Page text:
The Vatican has given $40,000 (30,000 euros) in emergency aid to Christians in Iraq displaced by a jihadist onslaught, religious news agency imedia said Friday.
Most of the money will go to help those from the northern city of Mosul, where Islamic State insurgents last week ordered the hundreds of Christian families to convert to Islam, pay tribute, or leave the city, prompting thousands to flee.
Christians and other minorities who failed to comply were threatened with execution, while the property of those who left the city was forfeited to the Islamic State.
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The agency said it was "a first gift for persecuted Christians" in the country, suggesting more Vatican funds may be on their way.
The Islamic State, which last month declared a "caliphate" comprising large swathes of northern Iraq and Syria, has threatened a Christian presence in the region spanning close to two millennia.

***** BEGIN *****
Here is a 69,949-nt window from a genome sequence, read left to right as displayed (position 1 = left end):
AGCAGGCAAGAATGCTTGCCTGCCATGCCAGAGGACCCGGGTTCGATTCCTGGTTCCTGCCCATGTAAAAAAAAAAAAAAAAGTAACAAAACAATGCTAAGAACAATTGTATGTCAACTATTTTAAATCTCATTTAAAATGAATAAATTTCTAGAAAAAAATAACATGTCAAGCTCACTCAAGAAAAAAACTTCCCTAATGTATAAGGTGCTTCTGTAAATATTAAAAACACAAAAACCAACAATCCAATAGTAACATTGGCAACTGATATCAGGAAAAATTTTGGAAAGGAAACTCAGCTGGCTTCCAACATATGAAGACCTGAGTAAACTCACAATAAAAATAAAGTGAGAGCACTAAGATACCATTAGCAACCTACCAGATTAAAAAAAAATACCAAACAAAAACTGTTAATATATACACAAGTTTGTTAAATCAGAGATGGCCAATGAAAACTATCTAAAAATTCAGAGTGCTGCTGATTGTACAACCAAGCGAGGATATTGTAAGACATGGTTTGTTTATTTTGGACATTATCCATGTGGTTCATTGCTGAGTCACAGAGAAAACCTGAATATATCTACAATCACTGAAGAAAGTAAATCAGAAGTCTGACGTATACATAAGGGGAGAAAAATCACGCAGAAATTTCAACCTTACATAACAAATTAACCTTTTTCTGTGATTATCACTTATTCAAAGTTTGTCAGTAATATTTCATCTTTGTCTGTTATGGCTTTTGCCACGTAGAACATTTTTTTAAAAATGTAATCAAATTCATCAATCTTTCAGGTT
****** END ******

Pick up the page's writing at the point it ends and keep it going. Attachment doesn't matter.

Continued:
On Monday the United Nations Security Council denounced militant persecution of Christians and other minorities in Iraq, warning such actions can be considered crimes against humanity.
Before the 2003 US invasion, more than a million Christians lived in Iraq, including more than 600,000 in Baghdad and 60,000 in Mosul, as well as a substantial number in the oil city of Kirkuk and in Basra.
Until their forced exodus over the weekend, Christians had been continuously present in Mosul for about 16 centuries.